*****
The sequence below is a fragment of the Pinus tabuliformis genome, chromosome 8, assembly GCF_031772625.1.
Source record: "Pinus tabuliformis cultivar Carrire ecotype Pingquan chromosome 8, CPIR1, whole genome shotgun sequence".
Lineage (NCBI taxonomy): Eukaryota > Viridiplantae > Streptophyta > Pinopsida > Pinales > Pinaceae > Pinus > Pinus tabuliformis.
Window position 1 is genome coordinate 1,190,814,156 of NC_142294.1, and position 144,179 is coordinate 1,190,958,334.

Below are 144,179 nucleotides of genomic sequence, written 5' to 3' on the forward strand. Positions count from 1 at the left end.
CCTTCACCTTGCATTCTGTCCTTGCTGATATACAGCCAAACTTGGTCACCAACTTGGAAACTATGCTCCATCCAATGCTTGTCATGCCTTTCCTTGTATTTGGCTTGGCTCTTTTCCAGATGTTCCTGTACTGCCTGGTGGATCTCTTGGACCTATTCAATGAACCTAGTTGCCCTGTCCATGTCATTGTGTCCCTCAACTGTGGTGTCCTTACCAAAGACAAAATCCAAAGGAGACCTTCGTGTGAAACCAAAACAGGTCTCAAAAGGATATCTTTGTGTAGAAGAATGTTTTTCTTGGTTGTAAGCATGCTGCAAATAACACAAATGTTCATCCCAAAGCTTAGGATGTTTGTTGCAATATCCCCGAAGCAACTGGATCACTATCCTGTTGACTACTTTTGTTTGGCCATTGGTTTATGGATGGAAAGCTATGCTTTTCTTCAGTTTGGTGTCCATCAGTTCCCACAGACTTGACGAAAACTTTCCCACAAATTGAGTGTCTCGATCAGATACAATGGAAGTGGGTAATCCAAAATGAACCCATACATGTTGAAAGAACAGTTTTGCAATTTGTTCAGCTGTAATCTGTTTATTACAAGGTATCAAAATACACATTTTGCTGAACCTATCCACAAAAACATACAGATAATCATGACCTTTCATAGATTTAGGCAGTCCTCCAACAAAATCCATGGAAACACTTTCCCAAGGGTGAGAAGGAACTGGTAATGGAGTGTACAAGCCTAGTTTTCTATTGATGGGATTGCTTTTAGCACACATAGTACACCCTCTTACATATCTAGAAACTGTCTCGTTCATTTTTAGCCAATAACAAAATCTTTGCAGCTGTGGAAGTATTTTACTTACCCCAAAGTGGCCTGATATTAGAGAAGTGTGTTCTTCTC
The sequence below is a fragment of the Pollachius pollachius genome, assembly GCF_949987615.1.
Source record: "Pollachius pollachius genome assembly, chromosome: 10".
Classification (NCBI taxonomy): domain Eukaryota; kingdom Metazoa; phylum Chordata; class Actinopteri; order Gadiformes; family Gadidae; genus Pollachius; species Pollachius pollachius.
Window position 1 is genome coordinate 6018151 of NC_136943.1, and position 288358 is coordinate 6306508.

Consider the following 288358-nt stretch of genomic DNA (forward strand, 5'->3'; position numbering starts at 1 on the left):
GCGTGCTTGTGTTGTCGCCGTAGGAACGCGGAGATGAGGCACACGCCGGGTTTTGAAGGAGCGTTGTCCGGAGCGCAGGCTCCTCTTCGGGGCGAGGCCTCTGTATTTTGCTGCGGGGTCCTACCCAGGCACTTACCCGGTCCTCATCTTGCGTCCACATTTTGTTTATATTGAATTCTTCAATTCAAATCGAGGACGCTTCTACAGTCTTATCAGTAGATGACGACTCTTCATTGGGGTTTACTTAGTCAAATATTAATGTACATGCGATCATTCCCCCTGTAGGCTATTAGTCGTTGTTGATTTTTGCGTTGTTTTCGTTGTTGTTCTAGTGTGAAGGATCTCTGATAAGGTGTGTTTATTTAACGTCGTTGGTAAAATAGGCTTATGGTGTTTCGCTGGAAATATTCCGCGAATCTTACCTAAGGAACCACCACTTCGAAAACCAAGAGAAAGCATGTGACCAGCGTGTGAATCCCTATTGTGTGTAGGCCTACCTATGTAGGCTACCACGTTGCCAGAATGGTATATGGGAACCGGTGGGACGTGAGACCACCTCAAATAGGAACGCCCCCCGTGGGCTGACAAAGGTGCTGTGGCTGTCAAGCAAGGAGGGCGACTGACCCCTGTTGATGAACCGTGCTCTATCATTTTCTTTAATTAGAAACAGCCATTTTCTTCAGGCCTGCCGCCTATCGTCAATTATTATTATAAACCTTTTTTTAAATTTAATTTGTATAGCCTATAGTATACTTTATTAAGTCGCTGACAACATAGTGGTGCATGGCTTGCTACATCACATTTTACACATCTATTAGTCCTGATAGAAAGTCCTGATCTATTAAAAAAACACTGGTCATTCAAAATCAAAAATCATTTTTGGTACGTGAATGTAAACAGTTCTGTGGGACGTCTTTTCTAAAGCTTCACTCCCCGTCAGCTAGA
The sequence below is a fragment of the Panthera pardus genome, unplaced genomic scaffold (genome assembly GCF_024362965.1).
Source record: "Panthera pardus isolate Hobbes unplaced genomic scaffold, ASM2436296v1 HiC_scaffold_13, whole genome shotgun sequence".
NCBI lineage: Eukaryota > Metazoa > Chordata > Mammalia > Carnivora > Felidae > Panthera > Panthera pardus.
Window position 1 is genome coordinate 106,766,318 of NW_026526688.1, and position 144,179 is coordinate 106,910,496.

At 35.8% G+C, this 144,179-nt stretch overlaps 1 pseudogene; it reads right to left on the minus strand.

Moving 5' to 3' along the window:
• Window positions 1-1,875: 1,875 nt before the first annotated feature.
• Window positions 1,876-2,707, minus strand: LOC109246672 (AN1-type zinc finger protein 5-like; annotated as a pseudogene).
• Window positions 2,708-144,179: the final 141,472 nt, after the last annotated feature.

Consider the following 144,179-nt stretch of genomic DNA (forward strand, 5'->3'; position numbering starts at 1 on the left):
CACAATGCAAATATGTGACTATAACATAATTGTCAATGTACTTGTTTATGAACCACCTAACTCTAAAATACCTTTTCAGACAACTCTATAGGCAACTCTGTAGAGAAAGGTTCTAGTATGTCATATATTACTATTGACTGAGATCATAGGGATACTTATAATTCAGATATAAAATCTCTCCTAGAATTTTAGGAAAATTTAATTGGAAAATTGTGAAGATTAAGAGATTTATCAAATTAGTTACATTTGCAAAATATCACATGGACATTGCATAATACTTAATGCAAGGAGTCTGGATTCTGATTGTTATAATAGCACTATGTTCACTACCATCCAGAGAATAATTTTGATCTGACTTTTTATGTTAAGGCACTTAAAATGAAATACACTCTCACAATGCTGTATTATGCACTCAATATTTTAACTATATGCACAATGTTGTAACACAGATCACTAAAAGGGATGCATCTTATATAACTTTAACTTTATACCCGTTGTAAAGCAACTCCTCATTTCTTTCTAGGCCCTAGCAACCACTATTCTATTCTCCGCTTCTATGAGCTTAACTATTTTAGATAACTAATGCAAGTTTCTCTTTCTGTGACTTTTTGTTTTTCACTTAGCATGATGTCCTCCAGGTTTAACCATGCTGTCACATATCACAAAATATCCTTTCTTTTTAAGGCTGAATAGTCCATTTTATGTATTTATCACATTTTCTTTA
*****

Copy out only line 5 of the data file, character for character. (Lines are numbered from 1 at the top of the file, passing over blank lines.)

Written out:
Below are 144,179 nucleotides of genomic sequence, written 5' to 3' on the forward strand. Positions count from 1 at the left end.